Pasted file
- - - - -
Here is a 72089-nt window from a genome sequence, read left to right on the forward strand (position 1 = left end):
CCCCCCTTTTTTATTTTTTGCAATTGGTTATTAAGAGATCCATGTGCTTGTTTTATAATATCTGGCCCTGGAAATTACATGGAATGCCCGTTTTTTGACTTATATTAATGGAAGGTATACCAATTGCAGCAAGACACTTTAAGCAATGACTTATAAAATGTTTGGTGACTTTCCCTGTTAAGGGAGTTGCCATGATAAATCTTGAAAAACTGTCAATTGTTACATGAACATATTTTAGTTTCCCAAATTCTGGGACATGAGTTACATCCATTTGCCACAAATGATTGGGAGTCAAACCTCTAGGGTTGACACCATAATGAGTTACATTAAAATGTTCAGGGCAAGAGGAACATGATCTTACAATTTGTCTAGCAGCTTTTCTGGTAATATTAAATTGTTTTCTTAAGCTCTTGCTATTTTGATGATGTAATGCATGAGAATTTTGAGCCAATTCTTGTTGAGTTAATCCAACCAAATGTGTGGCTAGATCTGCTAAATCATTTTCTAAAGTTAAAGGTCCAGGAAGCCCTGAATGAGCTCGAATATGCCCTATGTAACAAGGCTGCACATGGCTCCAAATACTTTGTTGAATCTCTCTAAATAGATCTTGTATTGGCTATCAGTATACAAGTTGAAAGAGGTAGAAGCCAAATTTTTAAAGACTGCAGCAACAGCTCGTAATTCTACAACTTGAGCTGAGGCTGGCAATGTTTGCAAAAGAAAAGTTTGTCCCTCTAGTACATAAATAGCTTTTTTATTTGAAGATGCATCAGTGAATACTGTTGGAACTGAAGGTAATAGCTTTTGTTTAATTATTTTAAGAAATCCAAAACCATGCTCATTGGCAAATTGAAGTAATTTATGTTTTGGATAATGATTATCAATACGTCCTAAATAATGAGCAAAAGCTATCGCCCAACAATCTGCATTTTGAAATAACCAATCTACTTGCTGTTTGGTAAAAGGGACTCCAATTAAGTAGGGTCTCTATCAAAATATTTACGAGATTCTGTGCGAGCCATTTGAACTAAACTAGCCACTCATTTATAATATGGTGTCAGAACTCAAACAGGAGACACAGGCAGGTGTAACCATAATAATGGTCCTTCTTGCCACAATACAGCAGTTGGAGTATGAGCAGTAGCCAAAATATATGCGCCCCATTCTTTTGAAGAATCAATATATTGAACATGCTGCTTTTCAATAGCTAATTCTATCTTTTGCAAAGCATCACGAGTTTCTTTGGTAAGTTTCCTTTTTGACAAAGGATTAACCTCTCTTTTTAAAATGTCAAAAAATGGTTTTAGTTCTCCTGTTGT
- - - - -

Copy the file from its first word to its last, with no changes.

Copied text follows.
Here is a 72089-nt window from a genome sequence, read left to right on the forward strand (position 1 = left end):
CCCCCCTTTTTTATTTTTTGCAATTGGTTATTAAGAGATCCATGTGCTTGTTTTATAATATCTGGCCCTGGAAATTACATGGAATGCCCGTTTTTTGACTTATATTAATGGAAGGTATACCAATTGCAGCAAGACACTTTAAGCAATGACTTATAAAATGTTTGGTGACTTTCCCTGTTAAGGGAGTTGCCATGATAAATCTTGAAAAACTGTCAATTGTTACATGAACATATTTTAGTTTCCCAAATTCTGGGACATGAGTTACATCCATTTGCCACAAATGATTGGGAGTCAAACCTCTAGGGTTGACACCATAATGAGTTACATTAAAATGTTCAGGGCAAGAGGAACATGATCTTACAATTTGTCTAGCAGCTTTTCTGGTAATATTAAATTGTTTTCTTAAGCTCTTGCTATTTTGATGATGTAATGCATGAGAATTTTGAGCCAATTCTTGTTGAGTTAATCCAACCAAATGTGTGGCTAGATCTGCTAAATCATTTTCTAAAGTTAAAGGTCCAGGAAGCCCTGAATGAGCTCGAATATGCCCTATGTAACAAGGCTGCACATGGCTCCAAATACTTTGTTGAATCTCTCTAAATAGATCTTGTATTGGCTATCAGTATACAAGTTGAAAGAGGTAGAAGCCAAATTTTTAAAGACTGCAGCAACAGCTCGTAATTCTACAACTTGAGCTGAGGCTGGCAATGTTTGCAAAAGAAAAGTTTGTCCCTCTAGTACATAAATAGCTTTTTTATTTGAAGATGCATCAGTGAATACTGTTGGAACTGAAGGTAATAGCTTTTGTTTAATTATTTTAAGAAATCCAAAACCATGCTCATTGGCAAATTGAAGTAATTTATGTTTTGGATAATGATTATCAATACGTCCTAAATAATGAGCAAAAGCTATCGCCCAACAATCTGCATTTTGAAATAACCAATCTACTTGCTGTTTGGTAAAAGGGACTCCAATTAAGTAGGGTCTCTATCAAAATATTTACGAGATTCTGTGCGAGCCATTTGAACTAAACTAGCCACTCATTTATAATATGGTGTCAGAACTCAAACAGGAGACACAGGCAGGTGTAACCATAATAATGGTCCTTCTTGCCACAATACAGCAGTTGGAGTATGAGCAGTAGCCAAAATATATGCGCCCCATTCTTTTGAAGAATCAATATATTGAACATGCTGCTTTTCAATAGCTAATTCTATCTTTTGCAAAGCATCACGAGTTTCTTTGGTAAGTTTCCTTTTTGACAAAGGATTAACCTCTCTTTTTAAAATGTCAAAAAATGGTTTTAGTTCTCCTGTTGT